Down, which was released in 2001 as The Shaft, and starred a then-little-known actress named Naomi Watts (just before she broke big in The Ring and Mulholland Drive), is actually a remake of a movie that Maas first made in 1983.
It’s also a relentlessly compelling horror flick about a possessed elevator shaft.
Yes, you read that right.
In Maas’ hands (he also wrote the screenplay), this is the elevator equivalent of Jaws, with numerous ominous shots of elevator doors opening and closing, sometimes revealing a pitch-black chasm to the bottom of the shaft.
There’s a corrupt building owner (Edward Herrmann) who wants the elevators kept running regardless of the increasing number of accidents and tenant deaths. There’s a likeable elevator repairman (genre veteran James Marshall) who slowly figures out that something wicked and non-human may be the cause of the multiple malfunctions. There’s Ron Perlman and Dan Hedaya and Michael Ironside – because, well, they’re just cool dudes that anybody would want to have in their movie. And there’s Watts playing Jennifer Evans, the single worst depiction of a news journalist ever put on screen. She lies, she manipulates, she writes stories based on quotes she took when her source didn’t know he was on-the-record.
Down is a hoot, a genuine throw-back to the kind of crazy supernatural/possessed films that used to get churned out. And Blue Underground, which also recently released Maas’ Amsterdamned, also put out a high-definition collector’s edition of The Lift, the original 1983 Dutch film, also written and directed by Maas.
The Lift: Collector’s Edition
The Voice of the Moon
Age of Kill
Now on Video-on-Demand:
Wichita (Candy Factory Films, 85 minutes, Unrated, VOD): Wichita, the feature debut from Justyn Ah Chong and Matthew D. Ward (who also wrote the screenplay), is the kind of hybrid found-footage horror that seems all the rage of late.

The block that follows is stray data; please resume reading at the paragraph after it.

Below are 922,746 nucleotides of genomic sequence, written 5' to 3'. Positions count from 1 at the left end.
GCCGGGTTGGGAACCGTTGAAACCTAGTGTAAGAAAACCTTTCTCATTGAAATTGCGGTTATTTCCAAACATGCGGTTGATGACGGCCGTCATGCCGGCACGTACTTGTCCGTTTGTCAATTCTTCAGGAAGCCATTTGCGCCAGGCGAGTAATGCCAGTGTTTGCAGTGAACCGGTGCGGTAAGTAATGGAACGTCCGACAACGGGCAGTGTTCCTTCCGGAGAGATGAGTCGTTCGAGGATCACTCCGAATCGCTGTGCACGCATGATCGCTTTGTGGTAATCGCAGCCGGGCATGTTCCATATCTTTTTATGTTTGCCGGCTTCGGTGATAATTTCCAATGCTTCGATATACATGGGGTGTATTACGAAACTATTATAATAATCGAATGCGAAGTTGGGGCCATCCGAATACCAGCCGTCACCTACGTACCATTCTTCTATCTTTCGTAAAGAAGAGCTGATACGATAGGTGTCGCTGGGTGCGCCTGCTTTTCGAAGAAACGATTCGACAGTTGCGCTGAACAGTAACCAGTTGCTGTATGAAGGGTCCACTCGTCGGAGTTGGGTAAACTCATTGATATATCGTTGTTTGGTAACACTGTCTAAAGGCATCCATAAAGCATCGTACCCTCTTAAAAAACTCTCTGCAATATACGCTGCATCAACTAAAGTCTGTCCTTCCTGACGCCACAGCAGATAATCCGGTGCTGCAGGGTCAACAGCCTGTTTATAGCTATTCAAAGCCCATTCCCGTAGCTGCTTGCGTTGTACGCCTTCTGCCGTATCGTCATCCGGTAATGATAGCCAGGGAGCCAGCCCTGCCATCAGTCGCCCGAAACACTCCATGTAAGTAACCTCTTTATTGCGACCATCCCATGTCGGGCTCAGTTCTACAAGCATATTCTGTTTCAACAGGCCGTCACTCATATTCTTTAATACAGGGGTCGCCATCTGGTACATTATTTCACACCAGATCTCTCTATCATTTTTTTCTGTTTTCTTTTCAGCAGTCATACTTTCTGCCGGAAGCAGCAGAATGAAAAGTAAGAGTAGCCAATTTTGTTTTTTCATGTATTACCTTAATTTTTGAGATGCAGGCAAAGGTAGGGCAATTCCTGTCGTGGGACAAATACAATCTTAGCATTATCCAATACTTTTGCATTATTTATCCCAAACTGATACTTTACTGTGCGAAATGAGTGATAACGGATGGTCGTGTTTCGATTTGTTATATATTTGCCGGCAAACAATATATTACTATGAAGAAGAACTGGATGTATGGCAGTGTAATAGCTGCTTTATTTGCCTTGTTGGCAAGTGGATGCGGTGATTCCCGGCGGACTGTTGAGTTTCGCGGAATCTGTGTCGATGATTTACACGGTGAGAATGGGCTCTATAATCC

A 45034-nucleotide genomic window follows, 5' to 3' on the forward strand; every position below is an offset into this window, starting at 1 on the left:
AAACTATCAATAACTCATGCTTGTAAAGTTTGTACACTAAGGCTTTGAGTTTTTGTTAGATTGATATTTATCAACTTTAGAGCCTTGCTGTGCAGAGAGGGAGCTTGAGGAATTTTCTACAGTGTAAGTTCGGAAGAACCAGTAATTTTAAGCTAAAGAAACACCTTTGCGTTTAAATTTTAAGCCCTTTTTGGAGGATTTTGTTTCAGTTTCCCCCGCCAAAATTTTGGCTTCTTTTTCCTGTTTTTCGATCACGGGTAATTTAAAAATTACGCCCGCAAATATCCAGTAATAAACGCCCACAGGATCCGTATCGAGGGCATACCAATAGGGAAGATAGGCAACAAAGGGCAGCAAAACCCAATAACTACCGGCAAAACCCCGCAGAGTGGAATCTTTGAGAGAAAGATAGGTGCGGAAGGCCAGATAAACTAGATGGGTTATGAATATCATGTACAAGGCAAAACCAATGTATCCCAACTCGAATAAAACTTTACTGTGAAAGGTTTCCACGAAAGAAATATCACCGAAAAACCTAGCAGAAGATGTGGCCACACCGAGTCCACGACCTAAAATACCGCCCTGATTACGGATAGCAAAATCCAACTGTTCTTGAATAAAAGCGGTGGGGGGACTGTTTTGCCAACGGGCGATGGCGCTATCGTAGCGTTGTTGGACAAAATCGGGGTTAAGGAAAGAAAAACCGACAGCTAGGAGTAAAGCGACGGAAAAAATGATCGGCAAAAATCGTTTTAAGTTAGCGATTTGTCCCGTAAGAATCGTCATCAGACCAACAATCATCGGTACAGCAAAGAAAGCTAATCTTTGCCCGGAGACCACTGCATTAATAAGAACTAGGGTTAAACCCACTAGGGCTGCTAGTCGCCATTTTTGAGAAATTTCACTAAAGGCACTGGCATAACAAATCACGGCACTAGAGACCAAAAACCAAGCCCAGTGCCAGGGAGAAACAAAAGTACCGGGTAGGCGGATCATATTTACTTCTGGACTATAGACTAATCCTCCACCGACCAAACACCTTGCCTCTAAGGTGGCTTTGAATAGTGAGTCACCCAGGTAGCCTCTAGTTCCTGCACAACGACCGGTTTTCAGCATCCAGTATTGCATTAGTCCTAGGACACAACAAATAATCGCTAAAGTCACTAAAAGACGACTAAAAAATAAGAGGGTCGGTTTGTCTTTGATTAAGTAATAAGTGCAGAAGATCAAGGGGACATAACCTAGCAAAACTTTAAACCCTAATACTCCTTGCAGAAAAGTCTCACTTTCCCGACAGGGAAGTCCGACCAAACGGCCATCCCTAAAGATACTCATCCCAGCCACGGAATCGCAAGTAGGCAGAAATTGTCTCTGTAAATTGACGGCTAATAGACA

It focuses as much on the characters in front of the camera (in this case, the writers and voice actors of a children’s show that’s close to being canceled) as the various cameras and other high-tech recording devices utilized by Jeb (Trevor Peterson), the creator of the children’s show, to fuel his weird voyeur fetish.
Jeb has assembled his team at a remote estate for a month-long retreat to script the latest season of his show. If he doesn’t produce 30 scripts in 30 days, he’s going to get dropped by his network.
The only problem is Jeb seems to have no desire to work. He just wants to document the private moments of the team, and spy on Raven, one of the writers who also happens to be a stone fox.
Things go from awkward to really bad to bloody.
It’s easy to see what Chong and Ward for shooting for here, but there’s just not enough set-up or character development to fully fuel Jeb’s quick spiral into madness, or to give viewers anything sturdy enough to hold onto.
It’s not that we don’t like the characters, we just never really get to know them. So when they start getting picked off one by one, our attachment is too low to generate much angst or tension.
Wichita is not as good as it could have been, nor is it as bad as many higher-budget, Hollywood studio horror efforts. If anything, it's a first toe in the water for two new voices in genre cinema, and hopefully what they come up with next will be truly terrifying.